The sponsor, which makes accounting software, has also revoked its services from a clinic that recommends medical marijuana.
The chance for a pro-marijuana legalization commercial to air for free during the 2014 Super Bowl has — for a lack of better words — burned out.
On Monday, the National Organization for the Reform of Marijuana Laws, the movement’s oldest and largest group, announced that they have not made it to the third round of a small business competition sponsored by the software company Intuit, the maker of Quicken and Quickbooks.
In a blog post, NORML wrote that “Despite finishing first in the initial round of public voting (Intuit removed the ability to sort by vote popularity during the second round) and generating hundreds of media hits through Round 2, Intuit, for reasons not communicated to NORML, decided not to advance our entry to the latest round in the contest.
“NORML would like to thank all of those who supported us in this effort. Thanks to your passion, Super Bowl Ad or not, we still took the message of legalization across the country and generated substantial conversation on this important issue.”
NORML entered the contest this past August hoping to make history by having the first marijuana-related commercial air during the Super Bowl.
NORML Executive Director Allen St. Pierre said the group saw the contest as an opportunity to garner support around the message for legalization. “We’re hoping that, like other corporate-won contests in the past, we don’t fall victim of political correctness,” he said.
“But our goal is more about generating buzz and conversation. [In the marijuana industry], we acknowledge that one of our major failings over the years has been our marketing. So this was an easy contest to be attracted to.”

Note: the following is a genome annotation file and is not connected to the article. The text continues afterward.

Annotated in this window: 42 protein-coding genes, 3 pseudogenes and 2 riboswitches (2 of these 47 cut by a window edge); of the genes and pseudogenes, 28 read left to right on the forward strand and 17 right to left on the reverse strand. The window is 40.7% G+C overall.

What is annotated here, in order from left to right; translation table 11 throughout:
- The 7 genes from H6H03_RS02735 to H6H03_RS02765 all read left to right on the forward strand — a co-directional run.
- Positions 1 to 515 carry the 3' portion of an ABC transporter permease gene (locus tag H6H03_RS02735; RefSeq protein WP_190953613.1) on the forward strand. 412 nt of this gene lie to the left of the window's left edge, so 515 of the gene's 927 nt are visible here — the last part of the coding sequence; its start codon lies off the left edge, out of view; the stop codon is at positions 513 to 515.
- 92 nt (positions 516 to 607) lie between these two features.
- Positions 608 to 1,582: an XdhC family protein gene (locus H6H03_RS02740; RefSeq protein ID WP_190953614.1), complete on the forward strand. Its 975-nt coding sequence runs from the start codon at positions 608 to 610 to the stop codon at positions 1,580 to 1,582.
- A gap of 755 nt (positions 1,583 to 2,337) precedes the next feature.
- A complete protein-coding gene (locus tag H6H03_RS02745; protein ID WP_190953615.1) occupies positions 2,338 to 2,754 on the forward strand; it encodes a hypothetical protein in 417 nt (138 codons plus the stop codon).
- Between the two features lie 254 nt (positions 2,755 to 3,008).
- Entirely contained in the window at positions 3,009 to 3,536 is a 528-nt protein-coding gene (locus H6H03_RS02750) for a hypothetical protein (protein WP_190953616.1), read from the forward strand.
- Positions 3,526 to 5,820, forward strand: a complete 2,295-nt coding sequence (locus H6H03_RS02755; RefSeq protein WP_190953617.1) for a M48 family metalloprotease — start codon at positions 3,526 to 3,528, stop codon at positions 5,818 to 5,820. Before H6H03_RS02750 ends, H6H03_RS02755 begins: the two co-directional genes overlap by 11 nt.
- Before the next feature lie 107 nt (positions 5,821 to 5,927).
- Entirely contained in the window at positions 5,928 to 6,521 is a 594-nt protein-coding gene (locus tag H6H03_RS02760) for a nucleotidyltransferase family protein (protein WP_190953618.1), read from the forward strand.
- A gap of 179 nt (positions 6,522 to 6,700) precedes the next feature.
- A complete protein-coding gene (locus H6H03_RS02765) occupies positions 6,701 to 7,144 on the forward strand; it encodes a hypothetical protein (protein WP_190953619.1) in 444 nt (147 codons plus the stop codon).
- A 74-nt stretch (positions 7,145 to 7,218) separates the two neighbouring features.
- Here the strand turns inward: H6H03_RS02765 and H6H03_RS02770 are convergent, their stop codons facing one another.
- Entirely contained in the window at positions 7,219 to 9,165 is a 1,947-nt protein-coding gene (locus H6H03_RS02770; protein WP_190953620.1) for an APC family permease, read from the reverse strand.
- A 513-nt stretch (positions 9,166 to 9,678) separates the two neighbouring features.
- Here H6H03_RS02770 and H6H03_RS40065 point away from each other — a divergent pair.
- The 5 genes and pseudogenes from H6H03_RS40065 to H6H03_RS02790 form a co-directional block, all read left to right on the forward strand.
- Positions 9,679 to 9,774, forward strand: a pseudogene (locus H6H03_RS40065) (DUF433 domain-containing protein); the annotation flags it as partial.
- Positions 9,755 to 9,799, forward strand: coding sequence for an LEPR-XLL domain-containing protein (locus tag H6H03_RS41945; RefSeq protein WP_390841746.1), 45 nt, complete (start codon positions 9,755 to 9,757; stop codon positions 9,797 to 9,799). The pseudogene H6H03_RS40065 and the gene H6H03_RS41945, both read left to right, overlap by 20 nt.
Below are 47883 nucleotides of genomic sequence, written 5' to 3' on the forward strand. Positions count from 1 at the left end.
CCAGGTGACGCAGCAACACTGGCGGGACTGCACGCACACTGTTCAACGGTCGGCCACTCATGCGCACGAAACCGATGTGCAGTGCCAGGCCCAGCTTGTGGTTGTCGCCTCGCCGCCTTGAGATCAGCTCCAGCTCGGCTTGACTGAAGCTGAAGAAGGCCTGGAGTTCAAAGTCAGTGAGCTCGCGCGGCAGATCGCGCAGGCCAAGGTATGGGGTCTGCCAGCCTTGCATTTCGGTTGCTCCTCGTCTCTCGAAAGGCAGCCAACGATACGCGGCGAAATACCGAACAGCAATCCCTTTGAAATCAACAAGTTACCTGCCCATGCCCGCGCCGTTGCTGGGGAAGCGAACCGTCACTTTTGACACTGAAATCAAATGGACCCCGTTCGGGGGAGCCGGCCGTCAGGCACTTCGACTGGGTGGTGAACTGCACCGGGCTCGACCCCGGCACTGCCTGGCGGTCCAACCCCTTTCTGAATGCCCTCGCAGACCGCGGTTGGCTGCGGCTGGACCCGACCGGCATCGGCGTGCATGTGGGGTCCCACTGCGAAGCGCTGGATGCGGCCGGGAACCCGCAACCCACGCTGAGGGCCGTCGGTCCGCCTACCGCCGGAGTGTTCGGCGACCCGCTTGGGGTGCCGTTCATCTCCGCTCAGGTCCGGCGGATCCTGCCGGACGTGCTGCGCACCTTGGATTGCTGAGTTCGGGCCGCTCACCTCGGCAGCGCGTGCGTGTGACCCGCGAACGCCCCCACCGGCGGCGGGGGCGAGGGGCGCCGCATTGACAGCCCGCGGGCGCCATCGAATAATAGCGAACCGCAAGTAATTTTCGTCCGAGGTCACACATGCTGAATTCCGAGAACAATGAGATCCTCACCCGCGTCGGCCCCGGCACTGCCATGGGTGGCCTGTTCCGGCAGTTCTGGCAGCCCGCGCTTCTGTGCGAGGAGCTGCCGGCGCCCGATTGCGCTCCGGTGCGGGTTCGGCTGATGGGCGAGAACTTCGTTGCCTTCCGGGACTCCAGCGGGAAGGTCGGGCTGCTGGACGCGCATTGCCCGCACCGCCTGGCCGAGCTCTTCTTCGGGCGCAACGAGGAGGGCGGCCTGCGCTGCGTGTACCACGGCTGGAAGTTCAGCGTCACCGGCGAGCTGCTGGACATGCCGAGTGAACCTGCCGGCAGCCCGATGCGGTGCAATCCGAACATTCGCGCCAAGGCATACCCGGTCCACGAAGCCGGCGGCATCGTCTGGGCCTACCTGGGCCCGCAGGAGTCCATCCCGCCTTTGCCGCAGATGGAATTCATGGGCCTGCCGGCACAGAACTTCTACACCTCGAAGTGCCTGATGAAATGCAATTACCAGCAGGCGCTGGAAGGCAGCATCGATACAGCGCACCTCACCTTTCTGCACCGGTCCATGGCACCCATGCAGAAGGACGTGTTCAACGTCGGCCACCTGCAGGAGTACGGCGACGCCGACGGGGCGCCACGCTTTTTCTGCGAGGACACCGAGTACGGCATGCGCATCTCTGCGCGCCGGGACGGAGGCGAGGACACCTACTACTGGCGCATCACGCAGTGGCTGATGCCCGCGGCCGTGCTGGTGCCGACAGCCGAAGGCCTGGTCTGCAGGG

He added that NORML looks “for any opportunity to put a toe into the cultural stew,” and explained that “When you only have a million dollar annual budget, and a Super Bowl ad costs $4 million, you have to do something very creative to get onto the Super Bowl.”
On its entry page, the group asked for support from legalization advocates, saying that “Together, we the people, are ending the U.S. war on pot. With the last election and with the recent announcement from the attorney general in Washington, D.C., we are beautifully positioned to make sure a responsible, adult American citizen is never again arrested for enjoying the beauties of recreational marijuana.”
Though two states — Colorado and Washington — voted to legalize marijuana last November, and 20 other states have legalized medical marijuana, the organization reminded legalization advocates that this type of progress “doesn’t just happen,” and urged them to “support our campaign to bring the message of legalization to the masses with this Super Bowl Ad.
The entry ended with the promise that “Together, we WILL legalize marijuana.”
On Monday when NORML announced it was no longer in the running for the free Super Bowl ad for reasons unbeknownst to them, Intuit responded by posting a link to the official rules of the competition on its Facebook page.
Though numerous reports explained that the rules of the contest are simple: A business just has to get the most online votes to become a finalist, the organization wrote that “It’s important to note that votes only accounted for 10 percent of the judging criteria in Round 2.”
This may or may not have been a stab at NORML since the New York Daily News reported that in the first round of voting, NORML garnered the largest number of votes.
“It is unfortunate that Intuit seems to be relying more on outdated political values instead of overwhelming public opinion when it comes to selecting which entries advanced in their contest,” said NORML Communications Director Erik Altieri.
“As demonstrated by the outpouring of support and positive media coverage for our entry, the country was ready and eager to see an ad for sensible marijuana law reforms during the most watched TV program of the year. This could’ve been a win for all groups involved, but instead Intuit will likely have only generated ill will for itself amongst the 58 percent of Americans who now support ending our country’s war on marijuana.”